Charles Dickens, Bleak House: Ch. 30

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"Yes, Pa!" cried Caddy, going to him and embracing him affectionately.

"My dear Caddy," said Mr. Jellyby.  "Never have—"

"Not Prince, Pa?" faltered Caddy.  "Not have Prince?"

"Yes, my dear," said Mr. Jellyby.  "Have him, certainly.  But, never have—"

I mentioned in my account of our first visit in Thavies Inn that Richard described Mr. Jellyby as frequently opening his mouth after dinner without saying anything.  It was a habit of his.  He opened his mouth now a great many times and shook his head in a melancholy manner.

"What do you wish me not to have?  Don't have what, dear Pa?" asked Caddy, coaxing him, with her arms round his neck.

"Never have a mission, my dear child."

Mr. Jellyby groaned and laid his head against the wall again, and this was the only time I ever heard him make any approach to expressing his sentiments on the Borrioboolan question.  I suppose he had been more talkative and lively once, but he seemed to have been completely exhausted long before I knew him.

I thought Mrs. Jellyby never would have left off serenely looking over her papers and drinking coffee that night.  It was twelve o'clock before we could obtain possession of the room, and the clearance it required then was so discouraging that Caddy, who was almost tired out, sat down in the middle of the dust and cried.  But she soon cheered up, and we did wonders with it before we went to bed.

In the morning it looked, by the aid of a few flowers and a quantity of soap and water and a little arrangement, quite gay.  The plain breakfast made a cheerful show, and Caddy was perfectly charming.  But when my darling came, I thought—and I think now—that I never had seen such a dear face as my beautiful pet's.

We made a little feast for the children upstairs, and we put Peepy at the head of the table, and we showed them Caddy in her bridal dress, and they clapped their hands and hurrahed, and Caddy cried to think that she was going away from them and hugged them over and over again until we brought Prince up to fetch her away—when, I am sorry to say, Peepy bit him.  Then there was old Mr. Turveydrop downstairs, in a state of deportment not to be expressed, benignly blessing Caddy and giving my guardian to understand that his son's happiness was his own parental work and that he sacrificed personal considerations to ensure it.  "My dear sir," said Mr. Turveydrop, "these young people will live with me; my house is large enough for their accommodation, and they shall not want the shelter of my roof.  I could have wished—you will understand the allusion, Mr. Jarndyce, for you remember my illustrious patron the Prince Regent—I could have wished that my son had married into a family where there was more deportment, but the will of heaven be done!"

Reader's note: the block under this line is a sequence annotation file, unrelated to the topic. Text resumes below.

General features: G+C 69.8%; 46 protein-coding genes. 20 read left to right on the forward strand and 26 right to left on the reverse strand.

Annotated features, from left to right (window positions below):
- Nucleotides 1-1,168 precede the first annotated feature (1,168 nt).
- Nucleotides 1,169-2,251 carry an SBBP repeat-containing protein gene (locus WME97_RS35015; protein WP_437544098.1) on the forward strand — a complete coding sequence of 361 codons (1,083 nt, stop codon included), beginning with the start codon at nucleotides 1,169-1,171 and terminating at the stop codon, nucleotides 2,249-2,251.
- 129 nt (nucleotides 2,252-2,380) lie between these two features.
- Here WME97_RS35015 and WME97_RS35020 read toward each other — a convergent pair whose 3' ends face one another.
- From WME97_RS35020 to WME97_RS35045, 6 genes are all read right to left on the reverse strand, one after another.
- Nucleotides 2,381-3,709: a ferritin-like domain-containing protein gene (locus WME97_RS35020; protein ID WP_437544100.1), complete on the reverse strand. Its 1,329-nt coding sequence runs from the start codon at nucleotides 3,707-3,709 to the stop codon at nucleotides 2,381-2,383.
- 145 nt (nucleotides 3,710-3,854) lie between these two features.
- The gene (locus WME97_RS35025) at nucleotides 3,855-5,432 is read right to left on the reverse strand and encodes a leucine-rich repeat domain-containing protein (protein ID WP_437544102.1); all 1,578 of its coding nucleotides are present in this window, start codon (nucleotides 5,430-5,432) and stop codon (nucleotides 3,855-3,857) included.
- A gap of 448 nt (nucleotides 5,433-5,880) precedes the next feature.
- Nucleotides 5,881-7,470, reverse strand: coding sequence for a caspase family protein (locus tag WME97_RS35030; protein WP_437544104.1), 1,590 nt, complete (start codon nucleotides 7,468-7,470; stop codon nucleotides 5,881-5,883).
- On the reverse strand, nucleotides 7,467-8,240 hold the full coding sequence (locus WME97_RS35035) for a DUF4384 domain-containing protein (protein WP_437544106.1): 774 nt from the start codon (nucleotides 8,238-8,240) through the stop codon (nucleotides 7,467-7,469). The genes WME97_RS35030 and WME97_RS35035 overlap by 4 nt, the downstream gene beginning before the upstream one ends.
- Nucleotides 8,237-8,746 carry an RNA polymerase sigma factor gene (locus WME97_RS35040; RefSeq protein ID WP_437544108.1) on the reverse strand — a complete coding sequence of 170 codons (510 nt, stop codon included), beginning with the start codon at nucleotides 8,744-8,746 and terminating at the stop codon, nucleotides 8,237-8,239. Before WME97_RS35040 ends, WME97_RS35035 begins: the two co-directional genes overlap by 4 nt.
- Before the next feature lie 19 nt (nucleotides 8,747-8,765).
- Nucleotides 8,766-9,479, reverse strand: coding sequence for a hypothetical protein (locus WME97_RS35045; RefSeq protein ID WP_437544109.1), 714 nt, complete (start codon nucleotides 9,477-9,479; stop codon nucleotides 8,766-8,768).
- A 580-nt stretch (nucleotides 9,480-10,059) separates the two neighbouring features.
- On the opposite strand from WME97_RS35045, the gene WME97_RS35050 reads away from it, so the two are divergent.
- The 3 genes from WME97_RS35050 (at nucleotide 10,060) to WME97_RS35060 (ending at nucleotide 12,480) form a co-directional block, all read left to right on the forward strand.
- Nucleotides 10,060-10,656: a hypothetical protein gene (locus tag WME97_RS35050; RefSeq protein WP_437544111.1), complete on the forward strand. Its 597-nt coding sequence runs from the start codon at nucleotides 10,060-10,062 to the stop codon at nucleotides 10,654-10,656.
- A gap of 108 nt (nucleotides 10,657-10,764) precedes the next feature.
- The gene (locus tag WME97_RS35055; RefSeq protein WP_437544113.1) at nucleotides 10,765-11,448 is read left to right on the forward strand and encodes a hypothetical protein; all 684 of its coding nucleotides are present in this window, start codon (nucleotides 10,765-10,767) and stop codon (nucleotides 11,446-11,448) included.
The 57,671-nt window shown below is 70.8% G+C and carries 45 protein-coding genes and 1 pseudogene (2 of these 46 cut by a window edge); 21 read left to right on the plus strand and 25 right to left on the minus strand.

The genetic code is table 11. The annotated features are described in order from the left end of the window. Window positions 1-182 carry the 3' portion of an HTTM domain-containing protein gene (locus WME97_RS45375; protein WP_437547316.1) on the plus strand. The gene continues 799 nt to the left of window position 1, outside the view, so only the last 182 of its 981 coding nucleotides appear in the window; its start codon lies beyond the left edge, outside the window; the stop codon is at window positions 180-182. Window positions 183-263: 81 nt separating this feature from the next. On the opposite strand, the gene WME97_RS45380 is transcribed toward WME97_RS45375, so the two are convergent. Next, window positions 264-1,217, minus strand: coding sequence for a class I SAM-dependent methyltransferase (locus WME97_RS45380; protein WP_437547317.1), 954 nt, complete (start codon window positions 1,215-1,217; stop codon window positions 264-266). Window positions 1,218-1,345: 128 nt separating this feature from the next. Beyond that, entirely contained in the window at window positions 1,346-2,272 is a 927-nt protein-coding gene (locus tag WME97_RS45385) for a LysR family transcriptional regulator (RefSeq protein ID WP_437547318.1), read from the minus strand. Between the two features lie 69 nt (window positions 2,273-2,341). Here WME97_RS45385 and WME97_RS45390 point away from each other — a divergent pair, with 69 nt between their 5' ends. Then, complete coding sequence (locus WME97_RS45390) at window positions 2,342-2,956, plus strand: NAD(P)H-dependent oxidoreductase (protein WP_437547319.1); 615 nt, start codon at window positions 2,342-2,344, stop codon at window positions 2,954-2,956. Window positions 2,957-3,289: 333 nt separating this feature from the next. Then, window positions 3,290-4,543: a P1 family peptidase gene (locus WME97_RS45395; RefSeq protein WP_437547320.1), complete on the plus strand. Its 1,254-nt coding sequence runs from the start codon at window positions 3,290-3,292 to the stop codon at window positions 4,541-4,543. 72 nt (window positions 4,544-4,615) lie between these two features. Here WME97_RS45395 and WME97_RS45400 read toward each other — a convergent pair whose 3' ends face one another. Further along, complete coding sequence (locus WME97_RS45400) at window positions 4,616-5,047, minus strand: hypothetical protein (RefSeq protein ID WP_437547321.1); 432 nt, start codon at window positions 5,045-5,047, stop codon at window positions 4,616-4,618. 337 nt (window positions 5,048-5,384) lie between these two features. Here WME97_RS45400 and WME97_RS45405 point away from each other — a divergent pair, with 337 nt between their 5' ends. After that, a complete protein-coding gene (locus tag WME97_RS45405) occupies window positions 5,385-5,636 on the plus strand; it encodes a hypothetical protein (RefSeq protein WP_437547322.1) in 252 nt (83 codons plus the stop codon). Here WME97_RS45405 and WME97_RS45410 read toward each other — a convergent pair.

Mr. and Mrs. Pardiggle were of the party—Mr. Pardiggle, an obstinate-looking man with a large waistcoat and stubbly hair, who was always talking in a loud bass voice about his mite, or Mrs. Pardiggle's mite, or their five boys' mites.  Mr. Quale, with his hair brushed back as usual and his knobs of temples shining very much, was also there, not in the character of a disappointed lover, but as the accepted of a young—at least, an unmarried—lady, a Miss Wisk, who was also there.  Miss Wisk's mission, my guardian said, was to show the world that woman's mission was man's mission and that the only genuine mission of both man and woman was to be always moving declaratory resolutions about things in general at public meetings.  The guests were few, but were, as one might expect at Mrs. Jellyby's, all devoted to public objects only.  Besides those I have mentioned, there was an extremely dirty lady with her bonnet all awry and the ticketed price of her dress still sticking on it, whose neglected home, Caddy told me, was like a filthy wilderness, but whose church was like a fancy fair.  A very contentious gentleman, who said it was his mission to be everybody's brother but who appeared to be on terms of coolness with the whole of his large family, completed the party.